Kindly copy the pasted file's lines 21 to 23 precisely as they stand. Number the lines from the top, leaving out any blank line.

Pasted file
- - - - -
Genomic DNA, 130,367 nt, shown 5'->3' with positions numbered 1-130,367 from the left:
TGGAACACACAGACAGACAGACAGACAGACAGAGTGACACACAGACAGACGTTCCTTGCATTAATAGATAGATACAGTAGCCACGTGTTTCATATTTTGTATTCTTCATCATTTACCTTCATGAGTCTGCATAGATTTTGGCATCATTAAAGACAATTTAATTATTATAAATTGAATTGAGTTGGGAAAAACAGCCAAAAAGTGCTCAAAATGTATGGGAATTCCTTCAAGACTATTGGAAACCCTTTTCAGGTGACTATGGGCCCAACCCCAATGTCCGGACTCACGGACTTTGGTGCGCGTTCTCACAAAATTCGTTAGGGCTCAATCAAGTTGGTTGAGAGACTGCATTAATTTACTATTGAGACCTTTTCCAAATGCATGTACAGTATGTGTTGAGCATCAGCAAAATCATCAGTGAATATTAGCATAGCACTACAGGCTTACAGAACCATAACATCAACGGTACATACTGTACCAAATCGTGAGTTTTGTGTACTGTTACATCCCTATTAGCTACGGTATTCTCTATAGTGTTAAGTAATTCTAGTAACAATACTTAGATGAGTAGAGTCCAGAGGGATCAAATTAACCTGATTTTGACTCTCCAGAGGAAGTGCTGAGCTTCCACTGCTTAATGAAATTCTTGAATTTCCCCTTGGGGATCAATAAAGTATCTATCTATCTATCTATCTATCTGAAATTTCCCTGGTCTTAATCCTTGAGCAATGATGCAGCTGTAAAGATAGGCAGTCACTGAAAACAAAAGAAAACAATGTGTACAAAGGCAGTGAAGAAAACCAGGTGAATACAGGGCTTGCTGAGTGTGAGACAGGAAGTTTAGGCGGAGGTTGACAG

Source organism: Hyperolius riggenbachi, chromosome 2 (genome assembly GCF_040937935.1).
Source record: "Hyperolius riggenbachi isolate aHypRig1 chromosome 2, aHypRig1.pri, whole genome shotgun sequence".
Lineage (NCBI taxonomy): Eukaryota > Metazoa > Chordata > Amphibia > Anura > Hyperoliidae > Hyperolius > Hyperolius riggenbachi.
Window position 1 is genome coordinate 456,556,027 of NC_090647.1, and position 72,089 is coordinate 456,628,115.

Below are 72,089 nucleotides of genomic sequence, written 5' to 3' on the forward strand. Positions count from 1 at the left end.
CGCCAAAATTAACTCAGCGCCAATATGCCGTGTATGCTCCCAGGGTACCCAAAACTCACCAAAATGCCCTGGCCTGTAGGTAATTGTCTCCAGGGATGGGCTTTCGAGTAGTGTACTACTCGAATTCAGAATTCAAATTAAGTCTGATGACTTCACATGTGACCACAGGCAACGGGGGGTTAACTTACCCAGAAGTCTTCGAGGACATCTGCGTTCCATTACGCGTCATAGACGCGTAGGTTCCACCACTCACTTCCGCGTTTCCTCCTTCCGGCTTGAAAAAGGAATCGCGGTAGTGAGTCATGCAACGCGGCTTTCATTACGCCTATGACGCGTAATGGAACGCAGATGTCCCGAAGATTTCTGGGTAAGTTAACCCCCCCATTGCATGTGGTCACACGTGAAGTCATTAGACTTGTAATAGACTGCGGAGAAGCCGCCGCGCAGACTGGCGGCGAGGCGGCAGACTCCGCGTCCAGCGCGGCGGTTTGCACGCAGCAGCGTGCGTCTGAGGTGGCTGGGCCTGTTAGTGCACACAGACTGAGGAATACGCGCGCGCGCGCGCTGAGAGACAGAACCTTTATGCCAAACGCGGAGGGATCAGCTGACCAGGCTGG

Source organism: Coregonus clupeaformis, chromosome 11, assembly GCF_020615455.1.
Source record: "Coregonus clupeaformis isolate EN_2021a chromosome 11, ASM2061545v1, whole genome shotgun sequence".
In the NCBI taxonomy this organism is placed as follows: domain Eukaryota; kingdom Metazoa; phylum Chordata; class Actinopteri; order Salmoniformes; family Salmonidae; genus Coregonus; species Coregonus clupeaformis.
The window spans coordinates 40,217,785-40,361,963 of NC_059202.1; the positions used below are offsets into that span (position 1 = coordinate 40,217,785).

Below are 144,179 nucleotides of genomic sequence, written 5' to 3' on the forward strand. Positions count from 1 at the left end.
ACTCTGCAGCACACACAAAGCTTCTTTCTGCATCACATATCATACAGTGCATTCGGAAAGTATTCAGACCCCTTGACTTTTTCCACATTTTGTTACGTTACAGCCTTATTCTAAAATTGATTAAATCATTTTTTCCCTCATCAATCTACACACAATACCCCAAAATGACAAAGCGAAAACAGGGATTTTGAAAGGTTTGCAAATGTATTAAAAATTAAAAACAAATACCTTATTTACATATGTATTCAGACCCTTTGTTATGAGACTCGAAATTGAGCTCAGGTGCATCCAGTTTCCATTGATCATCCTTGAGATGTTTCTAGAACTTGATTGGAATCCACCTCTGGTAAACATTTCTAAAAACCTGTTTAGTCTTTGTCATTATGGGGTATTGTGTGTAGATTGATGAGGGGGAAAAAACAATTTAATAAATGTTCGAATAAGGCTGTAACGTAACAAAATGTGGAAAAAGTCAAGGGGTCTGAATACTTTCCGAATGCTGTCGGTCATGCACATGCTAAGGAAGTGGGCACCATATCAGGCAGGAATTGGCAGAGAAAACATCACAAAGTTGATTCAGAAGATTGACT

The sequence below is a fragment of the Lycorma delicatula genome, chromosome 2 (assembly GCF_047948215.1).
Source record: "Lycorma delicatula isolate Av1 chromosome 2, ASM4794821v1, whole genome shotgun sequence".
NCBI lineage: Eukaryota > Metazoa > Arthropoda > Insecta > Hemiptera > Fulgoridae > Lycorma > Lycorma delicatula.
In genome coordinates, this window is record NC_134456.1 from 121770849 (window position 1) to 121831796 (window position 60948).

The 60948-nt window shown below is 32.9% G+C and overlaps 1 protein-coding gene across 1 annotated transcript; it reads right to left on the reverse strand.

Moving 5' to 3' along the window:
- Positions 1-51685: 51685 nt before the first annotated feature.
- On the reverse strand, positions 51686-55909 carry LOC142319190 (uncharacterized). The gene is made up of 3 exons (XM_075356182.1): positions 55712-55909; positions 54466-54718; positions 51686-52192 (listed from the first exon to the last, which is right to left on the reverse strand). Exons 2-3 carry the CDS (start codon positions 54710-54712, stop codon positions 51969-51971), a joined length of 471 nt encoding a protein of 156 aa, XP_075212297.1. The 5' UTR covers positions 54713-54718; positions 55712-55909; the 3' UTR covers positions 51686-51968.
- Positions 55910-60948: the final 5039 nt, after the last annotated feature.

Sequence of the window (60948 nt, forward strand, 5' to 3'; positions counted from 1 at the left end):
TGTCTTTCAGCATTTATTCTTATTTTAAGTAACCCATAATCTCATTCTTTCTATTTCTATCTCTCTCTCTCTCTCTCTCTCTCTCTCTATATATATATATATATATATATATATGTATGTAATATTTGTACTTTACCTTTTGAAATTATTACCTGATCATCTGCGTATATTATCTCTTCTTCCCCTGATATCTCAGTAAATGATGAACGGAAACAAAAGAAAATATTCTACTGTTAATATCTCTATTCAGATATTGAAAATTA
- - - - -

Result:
- Positions 1-51685: 51685 nt before the first annotated feature.
- On the reverse strand, positions 51686-55909 carry LOC142319190 (uncharacterized). The gene is made up of 3 exons (XM_075356182.1): positions 55712-55909; positions 54466-54718; positions 51686-52192 (listed from the first exon to the last, which is right to left on the reverse strand). Exons 2-3 carry the CDS (start codon positions 54710-54712, stop codon positions 51969-51971), a joined length of 471 nt encoding a protein of 156 aa, XP_075212297.1. The 5' UTR covers positions 54713-54718; positions 55712-55909; the 3' UTR covers positions 51686-51968.
- Positions 55910-60948: the final 5039 nt, after the last annotated feature.